Tomlinson stresses the point that many who lived in Docklands were tied to the sea and to all points around the globe.
My eyes more frequently go to one place in that high country. In that distant line of warehouses is a break, and there occasionally I see the masts and spars of a tall ship, and I remember that beyond my dark horizon of warehouses is the path down which she has come from the Indies to Blackwall. I said we were not inland. Cassiopeia is in that direction, and China over there.
For my outlook is more than the centre of Dockland. I call it the centre of the world. Our high road is part of the main thoroughfare from Kensington to Valparaiso. Every wanderer must come this way at least once in his life. We are the hub whence all roads go to the circumference. A ship does not go down but we hear the cry of distress, and the house of a neighbour rocks on the flood and is lost, casting its people adrift on the blind tides.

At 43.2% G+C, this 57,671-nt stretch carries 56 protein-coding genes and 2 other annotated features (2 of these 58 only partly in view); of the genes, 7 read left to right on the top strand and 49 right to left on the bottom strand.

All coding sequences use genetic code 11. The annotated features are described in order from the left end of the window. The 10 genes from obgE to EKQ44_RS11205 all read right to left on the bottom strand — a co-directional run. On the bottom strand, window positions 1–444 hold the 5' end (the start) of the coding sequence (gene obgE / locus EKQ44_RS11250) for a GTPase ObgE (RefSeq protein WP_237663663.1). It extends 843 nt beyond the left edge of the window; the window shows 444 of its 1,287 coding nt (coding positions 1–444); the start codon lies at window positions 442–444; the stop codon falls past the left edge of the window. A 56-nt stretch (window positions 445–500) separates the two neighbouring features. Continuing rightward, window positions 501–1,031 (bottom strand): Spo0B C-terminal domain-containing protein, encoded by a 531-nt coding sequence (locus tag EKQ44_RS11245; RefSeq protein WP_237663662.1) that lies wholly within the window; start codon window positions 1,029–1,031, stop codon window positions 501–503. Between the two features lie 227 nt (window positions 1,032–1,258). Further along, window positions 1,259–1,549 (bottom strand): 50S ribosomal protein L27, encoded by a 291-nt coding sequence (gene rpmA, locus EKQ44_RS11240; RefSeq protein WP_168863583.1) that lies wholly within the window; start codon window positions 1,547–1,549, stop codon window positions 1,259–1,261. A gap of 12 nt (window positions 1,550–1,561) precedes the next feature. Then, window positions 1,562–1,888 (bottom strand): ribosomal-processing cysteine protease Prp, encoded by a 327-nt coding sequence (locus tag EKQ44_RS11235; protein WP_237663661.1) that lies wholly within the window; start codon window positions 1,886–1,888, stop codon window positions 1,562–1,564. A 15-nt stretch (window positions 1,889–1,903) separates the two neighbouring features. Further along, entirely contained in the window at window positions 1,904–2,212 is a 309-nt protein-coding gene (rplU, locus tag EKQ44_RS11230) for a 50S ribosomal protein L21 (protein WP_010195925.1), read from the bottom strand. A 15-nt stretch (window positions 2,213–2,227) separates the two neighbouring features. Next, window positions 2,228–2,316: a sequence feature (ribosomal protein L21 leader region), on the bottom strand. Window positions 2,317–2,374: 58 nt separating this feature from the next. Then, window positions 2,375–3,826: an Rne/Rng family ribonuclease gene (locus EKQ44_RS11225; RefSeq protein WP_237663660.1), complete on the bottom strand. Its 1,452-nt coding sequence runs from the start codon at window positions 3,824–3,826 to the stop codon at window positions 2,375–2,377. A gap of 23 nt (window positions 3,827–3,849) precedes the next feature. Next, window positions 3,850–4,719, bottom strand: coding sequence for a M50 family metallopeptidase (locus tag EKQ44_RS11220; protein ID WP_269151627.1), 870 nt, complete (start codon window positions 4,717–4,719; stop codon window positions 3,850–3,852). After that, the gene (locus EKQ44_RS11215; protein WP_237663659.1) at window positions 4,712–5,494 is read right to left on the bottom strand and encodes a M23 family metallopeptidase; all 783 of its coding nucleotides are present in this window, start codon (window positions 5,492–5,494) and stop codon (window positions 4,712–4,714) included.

Long ago nearly every home in Dockland treasured a lithographic portrait of one of the beauties, framed and hung where visitors could see it as soon as they entered the door. Each of us knew one of them, her runs and her records, the skipper and his fads, the owner and his prejudice about the last pennyworth of tar. She was not a transporter to us, an earner of freights, something to which was attached a profit and loss account and an insurance policy. She had a name. She was a sentient being, perhaps noble, perhaps wilful; she might have any quality of character, even malice. I have seen hands laid on her with affection in dock, when those who knew her were telling me of her ways.
Tomlinson ‘s hey day was in the 1920s, when he was often compared to Conrad, he still published articles and books into the 1950s but although respected by his peers, his reputation with the public waned possibly because of his anti- war stance till he died in 1958.
In recent times his work is slowly being re-evaluated and some of his travel books especially are considered classics of their kind.
It is ironic that Tomlinson is writing about the passing of the age of sail and when we read him now it is with nostalgia for the passing of the docks themselves and of a way of life which he illustrates with a series of wonderful short stories.